Toiling up

“No men living are more worthy to be trusted than those who toil up from poverty—none less inclined to take, or touch, aught which they have not honestly earned.  Let them beware of surrendering a political power which they already possess, and which, if surrendered, will surely be used to close the door of advancement against such as they, and to fix new disabilities and burdens upon them, till all of liberty shall be lost.” – Abraham Lincoln, “Annual Message to Congress,” December 3, 1861

Straightening the relations

“Labor is prior to, and independent of, capital.  Capital is only the fruit of labor, and could never have existed if labor had not first existed.  Labor is the superior of capital, and deserves much the higher consideration.  Capital has its rights, which are as worthy of protection as any other rights.  Nor is it denied that there is, and probably always will be, a relation between labor and capital, producing mutual benefits.  The error is in assuming that the whole labor of community exists within that relation.” – Abraham Lincoln, “Annual Message to Congress,” December 3, 1861

Litmus testing

“The candid citizen must confess that if the policy of the government upon vital questions, affecting the whole people, is to be irrevocably fixed by decisions of the Supreme Court, the instant they are made, in ordinary litigation between parties, in personal actions, the people will have ceased to be their own rulers, having to that extent practically resigned their government into the hands of that eminent tribunal.  Nor is there in this view any assault upon the court or the judges.  It is a duty from which they may not shrink, to decide the cases properly brought before them; and it is no fault of theirs if others seek to turn their decisions to political purposes.” – Abraham Lincoln, “First Inaugural Address”

Long live the king

“A majority, held in restraint by constitutional checks and limitations, and always changing easily with deliberate changes of popular opinions and sentiments, is the only true sovereign of a free people.  Whoever rejects it does, of necessity, fly to anarchy or to despotism.  Unanimity is impossible; the rule of a minority, as a permanent arrangement, is wholly inadmissable; so that rejecting the majority principle, anarchy or despotism in some form is all that is left.” – Abraham Lincoln, “First Inaugural Address”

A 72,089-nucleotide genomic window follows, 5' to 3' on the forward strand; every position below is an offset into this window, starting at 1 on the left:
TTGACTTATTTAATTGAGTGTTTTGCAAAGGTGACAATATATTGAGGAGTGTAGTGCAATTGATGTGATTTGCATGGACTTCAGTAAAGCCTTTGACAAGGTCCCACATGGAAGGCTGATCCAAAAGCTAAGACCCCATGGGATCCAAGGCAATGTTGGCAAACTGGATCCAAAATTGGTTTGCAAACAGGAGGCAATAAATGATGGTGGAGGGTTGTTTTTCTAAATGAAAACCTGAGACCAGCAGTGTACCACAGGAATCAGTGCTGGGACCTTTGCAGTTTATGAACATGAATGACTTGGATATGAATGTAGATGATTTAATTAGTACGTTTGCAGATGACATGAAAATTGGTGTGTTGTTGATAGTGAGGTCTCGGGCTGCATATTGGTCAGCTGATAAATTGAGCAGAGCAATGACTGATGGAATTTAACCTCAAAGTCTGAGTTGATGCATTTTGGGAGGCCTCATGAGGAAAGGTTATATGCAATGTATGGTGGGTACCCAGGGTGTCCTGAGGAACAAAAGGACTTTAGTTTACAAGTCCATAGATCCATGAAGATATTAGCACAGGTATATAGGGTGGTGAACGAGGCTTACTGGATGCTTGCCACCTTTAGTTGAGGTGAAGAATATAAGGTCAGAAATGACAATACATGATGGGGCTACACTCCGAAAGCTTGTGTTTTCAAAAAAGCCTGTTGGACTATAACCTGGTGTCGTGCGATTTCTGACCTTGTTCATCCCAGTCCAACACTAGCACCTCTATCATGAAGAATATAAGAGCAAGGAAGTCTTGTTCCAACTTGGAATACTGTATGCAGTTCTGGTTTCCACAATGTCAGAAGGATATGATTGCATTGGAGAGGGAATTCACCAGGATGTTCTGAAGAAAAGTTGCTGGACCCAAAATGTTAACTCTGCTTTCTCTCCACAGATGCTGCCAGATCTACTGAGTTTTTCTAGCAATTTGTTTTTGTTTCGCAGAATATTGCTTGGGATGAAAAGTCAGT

Mightier than the sword, able to leap long centuries in a single bound

Writing—the art of communicating thoughts to the mind, through the eye—is the great invention of the world.  Great in the astonishing range of analysis and combination which necessarily underlies the most crude and general conception of it—great, very great in enabling us to converse with the dead, the absent, and the unborn, at all distances of time and space.” – Abraham Lincoln, “Lecture on Discoveries and Inventions” (emphasis in original)

A nation of hothouse flowers

“As if it weren’t ludicrous enough for every child to be ‘gifted’, now they have to be ill as well: a touch of Asperger’s, a little autism; dyslexia stalks the playground; the poor little gifted things have been ‘bullied’ at school; if they can’t confess to being abused, they must confess to being abusive.” — Edward St. Aubyn, At Last

There is seething

“Behaviours could be changed, attitudes modified, mentalities transformed, but it was hard to have a dialogue with the somatic habits of infancy.  How could an infant express himself before he had a self to express, or the words to express what he didn’t yet have?  Only the dumb language of injury and illness was abundantly available.  There was screaming of course, if it was allowed.” – Edward St. Aubyn, At Last

The reptilian brain awaits

“Neither a soul nor a personal identity was needed to precipitate a human life, just a cluster of habits clinging to the hollow concept of independent existence, like a crowd of grasping passengers sinking the lifeboat they imagined would save them.  In the background was the ever-present opportunity to slip away into the glittering ocean of a true nature that was not personal either.” – Edward St. Aubyn, At Last